The clinical features and characteristics of the 13 male patients with IBS (i.e., four young patients, seven middle-age patients, and six older adults) and 11 male control participants (i.e., five young patients and six middle-aged patients) are presented in Table 2. Mean ages of the young, middle-aged, and older men with IBS in the present study were 29.00 ± 5.72 years, 51.71 ± 6.26 years, and 61.5 ± 0.71 years, respectively. Mean ages of the young and middle-aged men in the control group were 28.40 ± 7.16 and 55.83 ± 3.49 years, respectively. There was no significant difference in age between male patients with IBS and controls, except in the middle-aged group (P < 0.05). Anxiety and depression scores for male patients with IBS were higher (3.08 ± 2.78 and 2.69 ± 1.84, respectively) than those observed for control participants (1.00 ± 1.10 and 0.91 ± 0.94, respectively; both P < 0.05). The average duration of IBS among men was 7.12 ± 6.27 years (range: 1.5–20 years).
Table 2

Correlation of clinical pathological characteristics in male patients with irritable bowel syndrome (IBS) and male healthy control participants

 

Male Patients with IBS (n = 13)

Mean (SD)

Male Control Participants (n = 11)

Mean (SD)

F value

P value

95% CI

Age (IBS)(CON)

46.20 (13.54)

43.36 (15.23)

1.055

0.316

−9.492–15.227

Young

(n = 4)(n = 5)

29.00 (5.72)

28.40 (7.16)

0.332

0.583

−9.552–10.752

Middle-Aged

(n = 7)(n = 6)

51.71 (6.26)

55.83 (3.49)

5.162

0.044

−10.474–2.236

Older Adult

(n = 2)(n = 0)

61.50 (0.71)

55.150–67.850

Anxiety

3.08 (2.78)

1.00 (1.10)

13.355

0.001

0.221–3.932

Depression

2.69 (1.84)

0.91 (0.94)

5.050

0.035

0.507–3.060

IBS duration

7.12 (6.27)

3.330–10.900

Young: 20 to 40 years old; middle-aged: 41 to 60 years old; older adult: over 60 years old All data are expressed as the mean (standard deviation [SD])

IBS irritable bowel syndrome, CON healthy controls, n total number, P values <0.05 indicate statistically significant differences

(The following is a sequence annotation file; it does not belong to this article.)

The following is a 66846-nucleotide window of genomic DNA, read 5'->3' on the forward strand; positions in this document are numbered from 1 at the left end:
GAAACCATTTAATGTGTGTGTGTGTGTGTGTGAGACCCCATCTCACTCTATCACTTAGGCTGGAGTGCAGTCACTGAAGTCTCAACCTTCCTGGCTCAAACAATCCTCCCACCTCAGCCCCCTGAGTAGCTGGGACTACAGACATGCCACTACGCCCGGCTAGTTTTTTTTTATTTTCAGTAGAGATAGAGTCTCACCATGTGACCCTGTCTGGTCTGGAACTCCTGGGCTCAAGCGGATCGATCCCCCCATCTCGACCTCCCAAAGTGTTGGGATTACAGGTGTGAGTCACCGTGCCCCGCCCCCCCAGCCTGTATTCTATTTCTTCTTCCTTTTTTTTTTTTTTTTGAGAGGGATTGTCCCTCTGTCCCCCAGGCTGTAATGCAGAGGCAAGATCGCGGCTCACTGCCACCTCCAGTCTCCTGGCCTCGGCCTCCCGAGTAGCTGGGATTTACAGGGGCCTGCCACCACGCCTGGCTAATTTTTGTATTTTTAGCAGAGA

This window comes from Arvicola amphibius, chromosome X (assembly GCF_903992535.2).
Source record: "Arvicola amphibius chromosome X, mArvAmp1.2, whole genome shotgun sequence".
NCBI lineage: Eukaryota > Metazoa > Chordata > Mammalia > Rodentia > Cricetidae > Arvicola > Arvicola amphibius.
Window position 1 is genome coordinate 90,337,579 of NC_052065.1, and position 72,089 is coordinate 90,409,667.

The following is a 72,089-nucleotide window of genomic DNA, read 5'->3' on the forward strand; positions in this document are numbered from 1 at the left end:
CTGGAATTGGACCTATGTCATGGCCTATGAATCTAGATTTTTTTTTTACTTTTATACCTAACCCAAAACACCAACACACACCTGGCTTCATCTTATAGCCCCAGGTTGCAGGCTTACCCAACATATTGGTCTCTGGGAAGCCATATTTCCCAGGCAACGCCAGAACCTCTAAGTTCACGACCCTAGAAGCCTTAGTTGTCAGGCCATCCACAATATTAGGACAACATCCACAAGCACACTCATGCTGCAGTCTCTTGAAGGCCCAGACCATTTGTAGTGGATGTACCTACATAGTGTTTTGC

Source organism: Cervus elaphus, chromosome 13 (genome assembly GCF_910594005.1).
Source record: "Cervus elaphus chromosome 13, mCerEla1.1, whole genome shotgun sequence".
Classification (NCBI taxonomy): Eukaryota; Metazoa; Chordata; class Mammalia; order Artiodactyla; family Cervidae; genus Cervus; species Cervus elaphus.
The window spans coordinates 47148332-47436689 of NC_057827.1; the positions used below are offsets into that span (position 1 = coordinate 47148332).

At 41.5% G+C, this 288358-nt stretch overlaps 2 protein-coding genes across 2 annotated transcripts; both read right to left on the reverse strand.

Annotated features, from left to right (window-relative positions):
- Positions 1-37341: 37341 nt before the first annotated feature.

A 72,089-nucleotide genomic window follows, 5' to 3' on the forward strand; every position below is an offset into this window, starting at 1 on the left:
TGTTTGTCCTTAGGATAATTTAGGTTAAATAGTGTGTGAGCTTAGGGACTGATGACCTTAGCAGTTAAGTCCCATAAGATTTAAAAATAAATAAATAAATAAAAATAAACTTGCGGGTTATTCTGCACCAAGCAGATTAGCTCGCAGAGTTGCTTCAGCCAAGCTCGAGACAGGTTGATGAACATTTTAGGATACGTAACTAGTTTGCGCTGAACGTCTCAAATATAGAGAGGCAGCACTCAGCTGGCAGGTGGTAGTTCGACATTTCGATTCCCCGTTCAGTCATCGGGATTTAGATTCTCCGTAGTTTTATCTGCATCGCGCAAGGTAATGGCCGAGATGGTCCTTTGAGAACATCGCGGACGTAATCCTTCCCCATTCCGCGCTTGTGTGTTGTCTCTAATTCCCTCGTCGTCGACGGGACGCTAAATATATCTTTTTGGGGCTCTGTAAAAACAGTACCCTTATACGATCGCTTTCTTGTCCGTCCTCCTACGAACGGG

The clinical features and characteristics of the 18 female patients with IBS (seven young patients, nine middle-aged patients, and two older adults) old-aged patients) and nine female control participants (four young participants and five middle-aged participants) are presented in Table 3. The mean ages of young, middle-aged, and older women with IBS were 28.71 ± 7.68 years, 50.67 ± 4.58 years, and 65.00 ± 5.66 years, respectively. The mean ages for the young and middle-aged women in the control group were 28.25 ± 6.50 years and 54.20 ± 3.35 years, respectively. No significant differences in age were observed between women of the IBS and control groups (P > 0.05). Anxiety and depression scores of women with IBS were higher (5.11 ± 4.42 and 5.56 ± 3.85, respectively) than those of women in the control group (2.11 ± 0.78 and 2.00 ± 1.00, respectively; both P < 0.001). The mean duration of IBS among women was 7.92 ± 5.82 years (range: 0.5–21 years).
Table 3

Correlation of pathological characteristics in female patients with irritable bowel syndrome (IBS) and female healthy control participants

 

Female Patients with IBS (n = 18)

Mean (SD)

Female Control Participants

(n = 9)

Mean (SD)

F value

P value

95%CI

Age (IBS)(CON)

43.72 (14.29)

42.67 (14.44)

0.162

0.691

−11.400-

13.511

Young

(n = 7)(n = 4)

28.71 (7.68)

28.25 (6.50)

0.197

0.667

−9.738–

10.666

Middle-aged

(n = 9)(n = 5)

50.67 (4.58)

54.20 (3.35)

0.756

0.402

−8.250–

1.184

Older Adult

(n = 2)(n = 0)

65.00 (5.66)

14.180–

115.820

Anxiety

5.11 (4.42)

2.11 (0.78)

16.324

<0.001

−0.085–

6.085

Depression

5.56 (3.85)

2.00 (1.00)

22.803

<0.001

0.842–

6.269

IBS duration

7.92 (5.82)

5.020–

10.810